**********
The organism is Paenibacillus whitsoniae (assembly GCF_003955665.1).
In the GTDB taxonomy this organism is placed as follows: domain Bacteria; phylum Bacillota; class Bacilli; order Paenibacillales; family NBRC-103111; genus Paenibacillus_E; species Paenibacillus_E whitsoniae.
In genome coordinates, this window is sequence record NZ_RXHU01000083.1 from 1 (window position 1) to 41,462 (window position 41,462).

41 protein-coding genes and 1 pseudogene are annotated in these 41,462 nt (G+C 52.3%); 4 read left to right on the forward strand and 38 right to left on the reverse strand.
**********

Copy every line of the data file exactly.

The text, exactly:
The organism is Paenibacillus whitsoniae (assembly GCF_003955665.1).
In the GTDB taxonomy this organism is placed as follows: domain Bacteria; phylum Bacillota; class Bacilli; order Paenibacillales; family NBRC-103111; genus Paenibacillus_E; species Paenibacillus_E whitsoniae.
In genome coordinates, this window is sequence record NZ_RXHU01000083.1 from 1 (window position 1) to 41,462 (window position 41,462).

41 protein-coding genes and 1 pseudogene are annotated in these 41,462 nt (G+C 52.3%); 4 read left to right on the forward strand and 38 right to left on the reverse strand.